New Jersey Devils Place Forward Bobby Butler on Waivers
The New Jersey Devils have placed right winger Bobby Butler on waivers after benching him for a large portion of the last two losses. If the Massachusetts native is not picked up by another club before noon on Monday, he can be assigned to the team’s AHL affiliate in Albany.
Butler was on the ice for this morning’s optional practice. However, Coach Pete DeBoer will not be putting him in the lineup for tomorrow’s game against the Toronto Maple Leafs even if he clears waivers.
“I’ve said right from Day One we’re going to shuffle guys in and out of those depth positions so that we get energy,” DeBoer explained to reporters.
Butler only had one shift in the third period in Thursday’s loss to the Winnipeg Jets. Yesterday, the game statistics give the 25 year old forward credit for one two-second shift in the third against the Buffalo Sabres. He didn’t hit the ice at all in overtime.
“I’m not targeting him,” DeBoer said when asked what Butler had done to warrant riding the pine this week. “Just trying to get wins, that’s all.”
With Butler obviously out, the Devils will either have to return Krys Barch, who has been a healthy scratch for the past two games, into the lineup or call up another forward.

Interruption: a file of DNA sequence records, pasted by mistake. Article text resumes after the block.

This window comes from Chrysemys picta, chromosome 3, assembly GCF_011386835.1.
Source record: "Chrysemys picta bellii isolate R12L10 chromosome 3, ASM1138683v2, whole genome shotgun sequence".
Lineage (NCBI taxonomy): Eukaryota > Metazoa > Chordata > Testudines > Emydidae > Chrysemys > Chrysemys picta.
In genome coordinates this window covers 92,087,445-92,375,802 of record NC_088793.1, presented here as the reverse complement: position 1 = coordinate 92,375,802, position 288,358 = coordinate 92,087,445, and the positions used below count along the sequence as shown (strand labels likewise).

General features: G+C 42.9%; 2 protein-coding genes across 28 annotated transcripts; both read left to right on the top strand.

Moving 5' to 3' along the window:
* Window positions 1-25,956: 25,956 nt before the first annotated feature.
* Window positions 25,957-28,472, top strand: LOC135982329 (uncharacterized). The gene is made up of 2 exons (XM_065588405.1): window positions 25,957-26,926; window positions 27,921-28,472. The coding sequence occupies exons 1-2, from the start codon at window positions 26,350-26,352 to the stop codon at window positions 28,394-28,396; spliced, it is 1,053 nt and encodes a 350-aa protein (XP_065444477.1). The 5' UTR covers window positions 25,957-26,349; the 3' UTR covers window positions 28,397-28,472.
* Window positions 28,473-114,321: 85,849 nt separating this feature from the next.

After having his contract bought out by the Ottawa Senators over the summer, Butler signed a two-way deal with the Devils. DeBoer gave the young winger an opportunity in the shootout loss against his former team on February 18th, but Butler missed in the attempt.
In 14 games this season, Butler had one goal and one assist and had a plus/minus rating of minus six.
According to DeBoer, there hasn’t been any change in the status of goaltender Martin Brodeur. Brodeur has not played since taking himself out of last Sunday’s game against the Jets in warm-ups with a sore back.
He is eligible to come off of injured reserve on Monday. However, it does not seem likely he will fly to Canada to meet the Devils in Toronto.
“No update,” DeBoer said. “Status quo. We still don’t believe it’s long-term serious.”